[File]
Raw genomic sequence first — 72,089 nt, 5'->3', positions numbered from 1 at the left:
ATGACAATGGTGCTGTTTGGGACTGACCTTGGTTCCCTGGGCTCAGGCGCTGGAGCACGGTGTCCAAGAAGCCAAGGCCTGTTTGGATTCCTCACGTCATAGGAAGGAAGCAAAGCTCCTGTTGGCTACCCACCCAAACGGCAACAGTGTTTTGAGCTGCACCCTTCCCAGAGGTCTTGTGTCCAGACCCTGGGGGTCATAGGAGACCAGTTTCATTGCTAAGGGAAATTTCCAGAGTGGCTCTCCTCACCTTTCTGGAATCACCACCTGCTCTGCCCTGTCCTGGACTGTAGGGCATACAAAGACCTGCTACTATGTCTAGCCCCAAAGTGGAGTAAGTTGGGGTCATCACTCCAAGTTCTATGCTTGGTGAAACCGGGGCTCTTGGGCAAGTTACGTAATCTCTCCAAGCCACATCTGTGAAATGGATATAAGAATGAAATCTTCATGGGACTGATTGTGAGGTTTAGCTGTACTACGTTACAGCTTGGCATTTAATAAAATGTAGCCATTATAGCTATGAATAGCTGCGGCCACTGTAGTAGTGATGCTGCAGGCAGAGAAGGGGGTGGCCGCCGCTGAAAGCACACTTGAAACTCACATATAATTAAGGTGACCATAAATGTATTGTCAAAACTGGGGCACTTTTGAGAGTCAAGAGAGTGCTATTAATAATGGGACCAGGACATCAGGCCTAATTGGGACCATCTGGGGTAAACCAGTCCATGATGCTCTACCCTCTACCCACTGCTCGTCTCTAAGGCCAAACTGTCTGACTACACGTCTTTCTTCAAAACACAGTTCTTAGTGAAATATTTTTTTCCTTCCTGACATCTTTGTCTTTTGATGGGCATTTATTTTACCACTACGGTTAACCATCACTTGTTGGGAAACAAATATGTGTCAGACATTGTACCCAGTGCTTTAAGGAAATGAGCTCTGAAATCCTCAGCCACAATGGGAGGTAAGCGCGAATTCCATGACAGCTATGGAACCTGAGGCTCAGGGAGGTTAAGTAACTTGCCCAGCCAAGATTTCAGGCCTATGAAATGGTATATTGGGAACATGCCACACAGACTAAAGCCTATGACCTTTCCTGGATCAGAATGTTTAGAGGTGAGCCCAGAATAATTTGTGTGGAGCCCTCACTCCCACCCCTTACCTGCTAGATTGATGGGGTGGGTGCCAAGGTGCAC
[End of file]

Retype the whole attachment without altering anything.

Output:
Raw genomic sequence first — 72,089 nt, 5'->3', positions numbered from 1 at the left:
ATGACAATGGTGCTGTTTGGGACTGACCTTGGTTCCCTGGGCTCAGGCGCTGGAGCACGGTGTCCAAGAAGCCAAGGCCTGTTTGGATTCCTCACGTCATAGGAAGGAAGCAAAGCTCCTGTTGGCTACCCACCCAAACGGCAACAGTGTTTTGAGCTGCACCCTTCCCAGAGGTCTTGTGTCCAGACCCTGGGGGTCATAGGAGACCAGTTTCATTGCTAAGGGAAATTTCCAGAGTGGCTCTCCTCACCTTTCTGGAATCACCACCTGCTCTGCCCTGTCCTGGACTGTAGGGCATACAAAGACCTGCTACTATGTCTAGCCCCAAAGTGGAGTAAGTTGGGGTCATCACTCCAAGTTCTATGCTTGGTGAAACCGGGGCTCTTGGGCAAGTTACGTAATCTCTCCAAGCCACATCTGTGAAATGGATATAAGAATGAAATCTTCATGGGACTGATTGTGAGGTTTAGCTGTACTACGTTACAGCTTGGCATTTAATAAAATGTAGCCATTATAGCTATGAATAGCTGCGGCCACTGTAGTAGTGATGCTGCAGGCAGAGAAGGGGGTGGCCGCCGCTGAAAGCACACTTGAAACTCACATATAATTAAGGTGACCATAAATGTATTGTCAAAACTGGGGCACTTTTGAGAGTCAAGAGAGTGCTATTAATAATGGGACCAGGACATCAGGCCTAATTGGGACCATCTGGGGTAAACCAGTCCATGATGCTCTACCCTCTACCCACTGCTCGTCTCTAAGGCCAAACTGTCTGACTACACGTCTTTCTTCAAAACACAGTTCTTAGTGAAATATTTTTTTCCTTCCTGACATCTTTGTCTTTTGATGGGCATTTATTTTACCACTACGGTTAACCATCACTTGTTGGGAAACAAATATGTGTCAGACATTGTACCCAGTGCTTTAAGGAAATGAGCTCTGAAATCCTCAGCCACAATGGGAGGTAAGCGCGAATTCCATGACAGCTATGGAACCTGAGGCTCAGGGAGGTTAAGTAACTTGCCCAGCCAAGATTTCAGGCCTATGAAATGGTATATTGGGAACATGCCACACAGACTAAAGCCTATGACCTTTCCTGGATCAGAATGTTTAGAGGTGAGCCCAGAATAATTTGTGTGGAGCCCTCACTCCCACCCCTTACCTGCTAGATTGATGGGGTGGGTGCCAAGGTGCAC